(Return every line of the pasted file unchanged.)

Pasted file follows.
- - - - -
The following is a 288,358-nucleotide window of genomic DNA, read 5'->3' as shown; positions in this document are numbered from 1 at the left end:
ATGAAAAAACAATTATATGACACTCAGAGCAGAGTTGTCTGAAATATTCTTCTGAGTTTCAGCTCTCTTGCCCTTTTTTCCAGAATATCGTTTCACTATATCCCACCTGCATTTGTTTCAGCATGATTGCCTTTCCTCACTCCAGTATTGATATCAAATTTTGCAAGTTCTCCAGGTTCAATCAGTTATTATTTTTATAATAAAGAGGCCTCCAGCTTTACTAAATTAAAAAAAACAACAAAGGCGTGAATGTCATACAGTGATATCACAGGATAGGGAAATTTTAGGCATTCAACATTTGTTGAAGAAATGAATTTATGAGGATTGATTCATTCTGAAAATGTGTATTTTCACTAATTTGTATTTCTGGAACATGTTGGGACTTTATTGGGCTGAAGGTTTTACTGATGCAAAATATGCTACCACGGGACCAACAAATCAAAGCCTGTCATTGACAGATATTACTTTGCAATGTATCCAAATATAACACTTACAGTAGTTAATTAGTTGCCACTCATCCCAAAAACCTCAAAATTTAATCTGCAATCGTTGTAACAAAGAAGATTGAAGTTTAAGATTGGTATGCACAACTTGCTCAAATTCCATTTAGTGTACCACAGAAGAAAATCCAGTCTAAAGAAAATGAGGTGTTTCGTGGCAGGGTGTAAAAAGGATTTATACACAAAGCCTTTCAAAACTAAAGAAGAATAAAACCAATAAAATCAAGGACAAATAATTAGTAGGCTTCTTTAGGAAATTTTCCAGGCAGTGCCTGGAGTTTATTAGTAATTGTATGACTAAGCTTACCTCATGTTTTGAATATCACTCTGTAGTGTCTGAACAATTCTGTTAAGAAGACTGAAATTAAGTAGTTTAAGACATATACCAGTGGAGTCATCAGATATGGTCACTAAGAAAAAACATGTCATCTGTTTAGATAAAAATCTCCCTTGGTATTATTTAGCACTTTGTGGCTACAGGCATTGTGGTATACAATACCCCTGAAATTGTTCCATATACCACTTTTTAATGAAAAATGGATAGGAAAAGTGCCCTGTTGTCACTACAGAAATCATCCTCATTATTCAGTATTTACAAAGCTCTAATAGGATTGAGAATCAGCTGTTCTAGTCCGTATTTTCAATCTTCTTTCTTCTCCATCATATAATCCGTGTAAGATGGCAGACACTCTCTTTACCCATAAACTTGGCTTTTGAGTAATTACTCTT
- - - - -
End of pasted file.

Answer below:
The following is a 288,358-nucleotide window of genomic DNA, read 5'->3' as shown; positions in this document are numbered from 1 at the left end:
ATGAAAAAACAATTATATGACACTCAGAGCAGAGTTGTCTGAAATATTCTTCTGAGTTTCAGCTCTCTTGCCCTTTTTTCCAGAATATCGTTTCACTATATCCCACCTGCATTTGTTTCAGCATGATTGCCTTTCCTCACTCCAGTATTGATATCAAATTTTGCAAGTTCTCCAGGTTCAATCAGTTATTATTTTTATAATAAAGAGGCCTCCAGCTTTACTAAATTAAAAAAAACAACAAAGGCGTGAATGTCATACAGTGATATCACAGGATAGGGAAATTTTAGGCATTCAACATTTGTTGAAGAAATGAATTTATGAGGATTGATTCATTCTGAAAATGTGTATTTTCACTAATTTGTATTTCTGGAACATGTTGGGACTTTATTGGGCTGAAGGTTTTACTGATGCAAAATATGCTACCACGGGACCAACAAATCAAAGCCTGTCATTGACAGATATTACTTTGCAATGTATCCAAATATAACACTTACAGTAGTTAATTAGTTGCCACTCATCCCAAAAACCTCAAAATTTAATCTGCAATCGTTGTAACAAAGAAGATTGAAGTTTAAGATTGGTATGCACAACTTGCTCAAATTCCATTTAGTGTACCACAGAAGAAAATCCAGTCTAAAGAAAATGAGGTGTTTCGTGGCAGGGTGTAAAAAGGATTTATACACAAAGCCTTTCAAAACTAAAGAAGAATAAAACCAATAAAATCAAGGACAAATAATTAGTAGGCTTCTTTAGGAAATTTTCCAGGCAGTGCCTGGAGTTTATTAGTAATTGTATGACTAAGCTTACCTCATGTTTTGAATATCACTCTGTAGTGTCTGAACAATTCTGTTAAGAAGACTGAAATTAAGTAGTTTAAGACATATACCAGTGGAGTCATCAGATATGGTCACTAAGAAAAAACATGTCATCTGTTTAGATAAAAATCTCCCTTGGTATTATTTAGCACTTTGTGGCTACAGGCATTGTGGTATACAATACCCCTGAAATTGTTCCATATACCACTTTTTAATGAAAAATGGATAGGAAAAGTGCCCTGTTGTCACTACAGAAATCATCCTCATTATTCAGTATTTACAAAGCTCTAATAGGATTGAGAATCAGCTGTTCTAGTCCGTATTTTCAATCTTCTTTCTTCTCCATCATATAATCCGTGTAAGATGGCAGACACTCTCTTTACCCATAAACTTGGCTTTTGAGTAATTACTCTT